Traditional tourtière

A Slice of La Belle Province

Tourtière cuts straight to the heart of Quebec traditions. Known as the must-have dish at Christmas Eve réveillon parties or at sugar shacks (where Quebecers gather during maple-tapping season), the recipe is expanding beyond its historic roots. Tourtière sustained the early French settlers who once worked the Canadian

forests, and today this simple meat pie has won over foodies across Canada and abroad. Find it in the Boston area at the recently opened Café du Pays in Cambridge and in New York City, where gourmets have taken to purchasing pies at $40 a pop from M. Wells Steakhouse. Several incarnations have evolved over time, from Saguenay-style with cubes of pork in addition to rabbit or moose to local celebrity chef Ricardo’s recipe for a version with confit duck. Drive four hours north of Montreal to sample Fairmont Le Manoir Richelieu’s tourtière – a pâté of local beef, pork and veal, seasoned with thyme – inspired by Charlevoix’s Flavour Trail, a scenic culinary route of unique French-Canadian gastronomy.

Spanish tapas

Spain’s Best Bites

If there’s one culinary trend that has taken the world by storm in the last decade, it’s small plates. Tapa literally means “lid,” and one theory is that it originated with foods workers could use to cover their cups of wine to keep the flies away. At Fairmont Rey Juan Carlos I, Barcelona, award-winning executive chef Claudio Aguirre’s menu highlights local products like simple, silky-strong Pata Negra ham and the more elaborate Galician octopus with cachelos (tiny potatoes). Several herbs are even grown in the hotel’s own garden. But it’s Aguirre’s arroz that demonstrates his refinement of tapas, showcasing products from the Costa Brava: rice from Pals, red prawns from Palamos and squid from Blanes. Beyond the hotel, there are century-old tapas bars like La Pubilla del Taulat (est. 1886), serving la bomba – a potato dumpling filled with meat, spices and topped with pimentón. Another legend, Quimet y Quimet (1914) has more than 30 types of classic montaditos (open-faced canapés), including ones with tuna belly and soft orange sea urchin.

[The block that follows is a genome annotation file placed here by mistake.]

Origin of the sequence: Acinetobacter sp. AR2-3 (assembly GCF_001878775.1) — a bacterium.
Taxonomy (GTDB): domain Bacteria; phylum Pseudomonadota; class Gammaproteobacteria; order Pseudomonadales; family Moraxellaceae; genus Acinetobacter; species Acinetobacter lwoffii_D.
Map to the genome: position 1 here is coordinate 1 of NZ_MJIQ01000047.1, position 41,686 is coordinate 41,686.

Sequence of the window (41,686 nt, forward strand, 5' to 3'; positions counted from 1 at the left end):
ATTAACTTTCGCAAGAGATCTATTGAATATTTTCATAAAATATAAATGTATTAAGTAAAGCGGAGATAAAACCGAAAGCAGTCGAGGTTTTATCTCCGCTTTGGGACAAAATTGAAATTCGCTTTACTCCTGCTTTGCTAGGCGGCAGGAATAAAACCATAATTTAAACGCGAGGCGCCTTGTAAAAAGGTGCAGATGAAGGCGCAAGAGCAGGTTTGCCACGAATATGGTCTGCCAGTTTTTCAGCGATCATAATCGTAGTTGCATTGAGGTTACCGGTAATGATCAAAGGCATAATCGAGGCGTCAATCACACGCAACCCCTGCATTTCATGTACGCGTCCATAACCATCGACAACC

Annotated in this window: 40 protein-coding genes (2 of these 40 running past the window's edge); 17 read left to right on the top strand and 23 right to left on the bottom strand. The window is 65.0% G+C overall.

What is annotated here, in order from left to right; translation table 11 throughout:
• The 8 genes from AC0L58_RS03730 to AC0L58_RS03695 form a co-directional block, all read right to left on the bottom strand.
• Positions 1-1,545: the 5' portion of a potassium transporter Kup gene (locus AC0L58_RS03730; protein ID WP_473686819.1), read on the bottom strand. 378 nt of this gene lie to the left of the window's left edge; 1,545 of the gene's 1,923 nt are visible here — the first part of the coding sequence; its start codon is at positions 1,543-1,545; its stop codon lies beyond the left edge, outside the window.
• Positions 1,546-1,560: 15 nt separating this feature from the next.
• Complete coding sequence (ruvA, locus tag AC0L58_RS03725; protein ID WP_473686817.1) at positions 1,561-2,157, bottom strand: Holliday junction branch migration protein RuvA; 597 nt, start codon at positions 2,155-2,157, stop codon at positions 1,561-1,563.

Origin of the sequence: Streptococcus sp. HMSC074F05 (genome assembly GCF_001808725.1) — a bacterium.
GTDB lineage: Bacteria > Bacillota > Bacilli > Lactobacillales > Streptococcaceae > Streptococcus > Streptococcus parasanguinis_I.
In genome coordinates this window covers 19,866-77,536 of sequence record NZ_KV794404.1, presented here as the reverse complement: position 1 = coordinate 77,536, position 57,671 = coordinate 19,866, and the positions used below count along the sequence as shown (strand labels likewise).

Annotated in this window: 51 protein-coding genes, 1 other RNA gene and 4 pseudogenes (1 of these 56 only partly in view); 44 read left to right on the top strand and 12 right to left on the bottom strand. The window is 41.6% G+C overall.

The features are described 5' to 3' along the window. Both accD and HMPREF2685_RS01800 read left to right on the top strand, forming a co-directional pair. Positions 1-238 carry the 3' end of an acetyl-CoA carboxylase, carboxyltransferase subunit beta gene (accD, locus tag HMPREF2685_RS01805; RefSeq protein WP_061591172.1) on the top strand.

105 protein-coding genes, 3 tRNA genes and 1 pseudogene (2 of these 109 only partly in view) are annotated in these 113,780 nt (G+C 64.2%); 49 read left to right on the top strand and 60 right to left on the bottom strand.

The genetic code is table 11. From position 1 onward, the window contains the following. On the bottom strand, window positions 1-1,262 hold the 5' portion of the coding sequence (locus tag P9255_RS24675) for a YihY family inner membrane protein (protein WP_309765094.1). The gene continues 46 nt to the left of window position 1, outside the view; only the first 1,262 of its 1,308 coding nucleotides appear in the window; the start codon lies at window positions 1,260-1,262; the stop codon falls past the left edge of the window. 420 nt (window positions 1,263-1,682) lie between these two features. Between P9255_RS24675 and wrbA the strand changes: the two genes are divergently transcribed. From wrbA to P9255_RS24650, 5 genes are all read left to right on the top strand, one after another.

Modern donuts

American All-Star

If there’s anything more American than apple pie, it must be the donut – and if there’s any food more social media-friendly, it’s yet to be invented. The sweet snack arrived stateside with the Dutch in the early 1800s when these treats were known as olykoeks. Almost every culture loves its fried dough, but when combined with American ingenuity it quickly ran circles around the competition (this is the land of Krispy Kreme). A new generation of bakers is using the dessert as a springboard for the imagination: from the croissant-like, cream-filled Cronut (invented in NYC by French-born pastry chef Dominique Ansel) to the ice cream-stuffed versions at B Sweet Dessert Bar in LA. At Du’s Donuts in Brooklyn, chef Wylie Dufresne has perfected blood orange Creamsicle icing, while Doughnut Plant (in Manhattan, Queens and Brooklyn) goes a little nuts: Why not try a square one filled with peanut butter and banana cream?